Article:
Dietrich Bonhoeffer: In the Midst of Wickedness

From Berlin the vans headed in a southwesterly direction through the countryside. So many things seemed normal: sunshine, green grass in the fields, and open blue sky above. Yet Dietrich dreaded reaching their destination—Buchenwald Concentration Camp, 160 miles away. Even with all he knew, Dietrich was appalled by what he saw when the vans reached Buchenwald. Living skeletons with dark sunken eyes, some of them children as young as three, stared blankly at the new arrivals.

By nightfall the prisoners were incarcerated in a dark, damp prison in the basement of a large building outside the main Buchenwald compound. The basement was divided into cells. Dietrich’s handcuffs were taken off, and he was given the first food he’d had all day—a piece of bread and lard. He was assigned to Cell 1, next to the washroom. He was alone in the cell. Cell 2 housed Dr. Hermann Pünder, a Catholic politician. In the morning Dietrich struck up a conversation with him, and the two of them spent many hours talking about how Protestants and Catholics could work together after the war.

No one was allowed outside the basement prison to exercise. Instead the men were all let out of their cells together and allowed to walk up and down the corridor in a long line. This was comforting to Dietrich, who was able to smile and greet old friends and acquaintances and meet some of the new prisoners.

After Dietrich had been underground for two weeks, General Friedrich von Rabenau joined him as his cellmate. Sixty-year-old General von Rabenau was a Berliner who had been Chief of the Army Archives before earning a degree in theology at the University of Berlin. He had been arrested after the last attempt to assassinate Hitler. Friedrich was a dedicated Christian, and Dietrich was delighted to have him as a cellmate. The two of them had many things in common.

Since Cell 1 was next to the bathroom, Dietrich and the general could time their requests to be escorted there to coincide with the visits of other prisoners. As soon as possible, Friedrich arranged to introduce Dietrich to Payne Best, an English intelligence officer captured by the Nazis in Holland at the end of 1939. Payne had been placed at several different concentration camps since then. He and Friedrich and several others had just been transferred to Buchenwald.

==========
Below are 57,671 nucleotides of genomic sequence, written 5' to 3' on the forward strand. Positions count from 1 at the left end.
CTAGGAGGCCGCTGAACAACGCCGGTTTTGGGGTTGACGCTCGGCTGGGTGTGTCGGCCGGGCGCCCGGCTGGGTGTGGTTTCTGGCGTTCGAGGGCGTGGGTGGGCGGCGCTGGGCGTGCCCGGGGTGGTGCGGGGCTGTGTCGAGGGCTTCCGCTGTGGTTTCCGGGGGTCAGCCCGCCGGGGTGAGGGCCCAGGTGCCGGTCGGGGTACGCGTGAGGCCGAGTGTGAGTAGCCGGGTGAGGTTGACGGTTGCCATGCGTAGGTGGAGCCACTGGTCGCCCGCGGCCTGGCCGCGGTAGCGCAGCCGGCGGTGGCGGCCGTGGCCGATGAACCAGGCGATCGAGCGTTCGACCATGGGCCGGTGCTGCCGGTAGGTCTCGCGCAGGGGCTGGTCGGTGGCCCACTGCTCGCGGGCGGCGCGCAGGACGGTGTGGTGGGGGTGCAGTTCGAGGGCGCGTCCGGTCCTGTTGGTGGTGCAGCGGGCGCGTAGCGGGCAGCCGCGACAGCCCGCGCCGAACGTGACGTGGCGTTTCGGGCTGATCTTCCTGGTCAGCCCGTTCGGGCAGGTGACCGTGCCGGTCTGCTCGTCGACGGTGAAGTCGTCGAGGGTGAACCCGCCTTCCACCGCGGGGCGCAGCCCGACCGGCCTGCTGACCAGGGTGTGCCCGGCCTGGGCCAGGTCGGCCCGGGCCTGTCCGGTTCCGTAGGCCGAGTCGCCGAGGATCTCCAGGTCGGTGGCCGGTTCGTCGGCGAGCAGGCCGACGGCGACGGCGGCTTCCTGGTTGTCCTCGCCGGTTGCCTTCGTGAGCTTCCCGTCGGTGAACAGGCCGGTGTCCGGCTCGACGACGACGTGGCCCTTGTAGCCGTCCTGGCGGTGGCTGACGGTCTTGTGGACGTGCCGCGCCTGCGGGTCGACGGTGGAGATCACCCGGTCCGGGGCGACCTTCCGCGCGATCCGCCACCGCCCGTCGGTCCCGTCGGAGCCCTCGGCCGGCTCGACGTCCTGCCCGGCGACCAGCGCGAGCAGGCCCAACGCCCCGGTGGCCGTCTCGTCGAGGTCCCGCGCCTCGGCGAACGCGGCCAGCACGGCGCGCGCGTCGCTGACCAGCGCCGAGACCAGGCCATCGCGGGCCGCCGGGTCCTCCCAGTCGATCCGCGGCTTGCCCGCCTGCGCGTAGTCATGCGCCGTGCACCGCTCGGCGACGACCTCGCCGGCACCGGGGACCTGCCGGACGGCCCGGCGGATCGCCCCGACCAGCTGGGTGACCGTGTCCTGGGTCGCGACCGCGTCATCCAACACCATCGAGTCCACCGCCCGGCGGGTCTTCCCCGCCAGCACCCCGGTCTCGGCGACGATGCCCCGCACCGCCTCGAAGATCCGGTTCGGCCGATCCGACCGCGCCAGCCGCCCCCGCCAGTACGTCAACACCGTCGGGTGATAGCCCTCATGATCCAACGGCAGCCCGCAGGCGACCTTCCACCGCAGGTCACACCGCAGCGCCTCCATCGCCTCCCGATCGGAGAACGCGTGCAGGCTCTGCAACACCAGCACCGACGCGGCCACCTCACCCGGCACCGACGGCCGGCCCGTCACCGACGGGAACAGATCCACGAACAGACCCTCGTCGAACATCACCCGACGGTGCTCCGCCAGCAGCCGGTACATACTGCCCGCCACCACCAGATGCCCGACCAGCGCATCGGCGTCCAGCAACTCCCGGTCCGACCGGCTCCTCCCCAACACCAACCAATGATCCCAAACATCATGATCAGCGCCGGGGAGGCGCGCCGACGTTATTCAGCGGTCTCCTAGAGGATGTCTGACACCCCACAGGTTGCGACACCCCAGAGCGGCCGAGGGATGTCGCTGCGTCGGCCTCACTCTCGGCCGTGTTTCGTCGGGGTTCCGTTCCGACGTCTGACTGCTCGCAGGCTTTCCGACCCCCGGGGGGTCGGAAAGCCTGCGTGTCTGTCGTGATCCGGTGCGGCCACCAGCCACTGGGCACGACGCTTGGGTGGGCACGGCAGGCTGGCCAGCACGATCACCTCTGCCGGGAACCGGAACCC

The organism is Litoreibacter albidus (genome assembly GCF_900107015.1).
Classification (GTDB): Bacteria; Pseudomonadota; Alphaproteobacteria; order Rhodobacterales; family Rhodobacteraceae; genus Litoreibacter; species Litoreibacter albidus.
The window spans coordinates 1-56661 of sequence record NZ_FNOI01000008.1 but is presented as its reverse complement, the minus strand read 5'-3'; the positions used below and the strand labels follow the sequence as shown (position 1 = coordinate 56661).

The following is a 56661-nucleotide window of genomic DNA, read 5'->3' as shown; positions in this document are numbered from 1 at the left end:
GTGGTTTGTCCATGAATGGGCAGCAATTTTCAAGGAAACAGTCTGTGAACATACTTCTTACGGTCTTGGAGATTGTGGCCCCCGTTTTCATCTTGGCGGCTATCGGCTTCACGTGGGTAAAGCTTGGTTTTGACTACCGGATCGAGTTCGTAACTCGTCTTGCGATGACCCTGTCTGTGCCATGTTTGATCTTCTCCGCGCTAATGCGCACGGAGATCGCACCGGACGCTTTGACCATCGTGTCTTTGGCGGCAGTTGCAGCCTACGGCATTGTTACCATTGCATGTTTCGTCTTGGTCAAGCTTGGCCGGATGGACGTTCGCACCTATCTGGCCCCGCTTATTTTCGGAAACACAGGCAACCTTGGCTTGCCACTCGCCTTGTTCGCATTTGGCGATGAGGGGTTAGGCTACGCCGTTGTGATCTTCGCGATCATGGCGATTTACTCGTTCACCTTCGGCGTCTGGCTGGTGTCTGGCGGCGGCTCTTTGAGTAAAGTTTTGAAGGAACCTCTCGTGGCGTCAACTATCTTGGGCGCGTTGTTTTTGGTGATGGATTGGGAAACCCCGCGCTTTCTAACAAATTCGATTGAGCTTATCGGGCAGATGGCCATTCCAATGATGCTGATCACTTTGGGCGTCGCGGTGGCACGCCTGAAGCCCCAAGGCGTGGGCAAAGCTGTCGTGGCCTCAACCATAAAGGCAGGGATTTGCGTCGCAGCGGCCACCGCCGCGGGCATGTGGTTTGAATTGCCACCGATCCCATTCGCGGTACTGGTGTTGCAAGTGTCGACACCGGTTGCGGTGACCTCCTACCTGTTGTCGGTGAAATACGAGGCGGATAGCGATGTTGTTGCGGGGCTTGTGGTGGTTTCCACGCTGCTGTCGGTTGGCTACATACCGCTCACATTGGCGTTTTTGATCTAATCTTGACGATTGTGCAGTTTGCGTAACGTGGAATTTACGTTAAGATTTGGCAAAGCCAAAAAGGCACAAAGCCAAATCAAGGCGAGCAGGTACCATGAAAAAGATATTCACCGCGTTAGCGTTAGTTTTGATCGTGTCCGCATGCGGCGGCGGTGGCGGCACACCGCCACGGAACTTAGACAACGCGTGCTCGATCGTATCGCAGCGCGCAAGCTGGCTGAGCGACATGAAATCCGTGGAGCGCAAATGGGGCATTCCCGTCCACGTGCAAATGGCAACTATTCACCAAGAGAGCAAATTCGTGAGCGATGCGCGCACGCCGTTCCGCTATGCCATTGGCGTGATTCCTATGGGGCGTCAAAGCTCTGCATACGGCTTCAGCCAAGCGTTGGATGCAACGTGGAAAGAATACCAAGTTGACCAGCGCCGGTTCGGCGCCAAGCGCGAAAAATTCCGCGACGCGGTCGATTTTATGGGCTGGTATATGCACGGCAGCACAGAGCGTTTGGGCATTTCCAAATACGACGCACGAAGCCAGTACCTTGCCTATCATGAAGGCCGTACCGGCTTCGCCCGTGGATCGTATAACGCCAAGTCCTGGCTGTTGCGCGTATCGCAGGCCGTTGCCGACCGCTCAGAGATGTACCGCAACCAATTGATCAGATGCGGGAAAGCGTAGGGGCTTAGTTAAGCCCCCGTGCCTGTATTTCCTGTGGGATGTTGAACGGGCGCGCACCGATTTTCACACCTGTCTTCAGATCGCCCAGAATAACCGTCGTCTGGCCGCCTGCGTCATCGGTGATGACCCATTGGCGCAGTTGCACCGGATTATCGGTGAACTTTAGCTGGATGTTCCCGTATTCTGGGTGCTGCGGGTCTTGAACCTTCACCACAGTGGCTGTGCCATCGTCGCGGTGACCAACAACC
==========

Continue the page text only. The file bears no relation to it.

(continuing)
Payne was a larger-than-life character, and Dietrich enjoyed speaking with him in English. Payne gave Dietrich a chess set, and Dietrich and Friedrich passed the hours together in their cell playing chess.

For seven weeks there was little news from above ground. However, on Easter Sunday, April 1, 1945, Dietrich felt his cell shaking. It could mean only one thing—the Allies were bombing close by. Dietrich’s hopes rose. Perhaps the war was nearly over.

Two days later Dietrich and fifteen other prisoners (both men and women) were marched upstairs and ordered into the back of a large, enclosed truck. Dietrich climbed into the back and squeezed his body around a large pile of split wood. As the truck rolled away from Buchenwald, he realized it had been adapted to run off power provided by a generator, which was in turn powered by a small furnace that burned wood, hence the wood in the back. It was already dark when they set out, making it difficult to get a bearing on where they were headed. Someone estimated they were traveling at about twenty miles an hour. At dawn a prisoner caught a glimpse of a village he recognized and yelled back that they were headed southeast. Dietrich’s heart sank. It could only mean they were headed for Flossenbürg Concentration Camp.

The truck lurched along, stopping every hour so the guards could refuel the furnace and clean the flue. Each time wood was loaded into the furnace, the men and women in back had just a little more room.

Early on Wednesday afternoon the truck reached Weiden, the turnoff to Flossenbürg. The truck halted, and a conversation ensued between their guard and another man. In the course of the conversation Dietrich heard the other man say, “Drive on, we can’t take you . . . too full.” With that, the truck moved on. Dietrich and the other prisoners breathed a deep sigh of relief. They would not be going to Flossenbürg after all.

After about two hours of driving, the truck stopped outside a Bavarian farm and everyone was allowed out. The farmer’s wife welcomed the group and offered them milk and dark rye bread. It was the best food Dietrich had eaten in months, and he was grateful for it.

The truck continued its journey southward, and the guards, who seemed to Dietrich to be a little confused about their destination, became friendlier after the stop at the farm. They left the cover over the window in the truck’s back door open so the prisoners could see blue sky. The sky looked wonderful to Dietrich after so long in a dark basement cell. At dusk they stopped in Regensburg. Dietrich could hear the guards negotiating with various officials, but no one had room for them or their prisoners. Eventually a deal was struck. The prisoners could stay in five cells in the basement of the jail attached to the courthouse. The prisoners were crammed five to a cell, but they were treated well. That night Dietrich enjoyed a good night’s sleep on a mattress of straw.

The following morning, when the cell doors opened so the prisoners could wash, a huge surprise awaited them. The corridor was filled with men, women, and children, all relatives of the people who had been killed for their part in the von Stauffenberg assassination attempt on Hitler. They were being held in the cells on the first and second floors of the prison. Dietrich recognized some of the men from the Gestapo prison on Prinz-Albrecht-Strasse and was able to pass information to them about their relatives’ last words and deeds.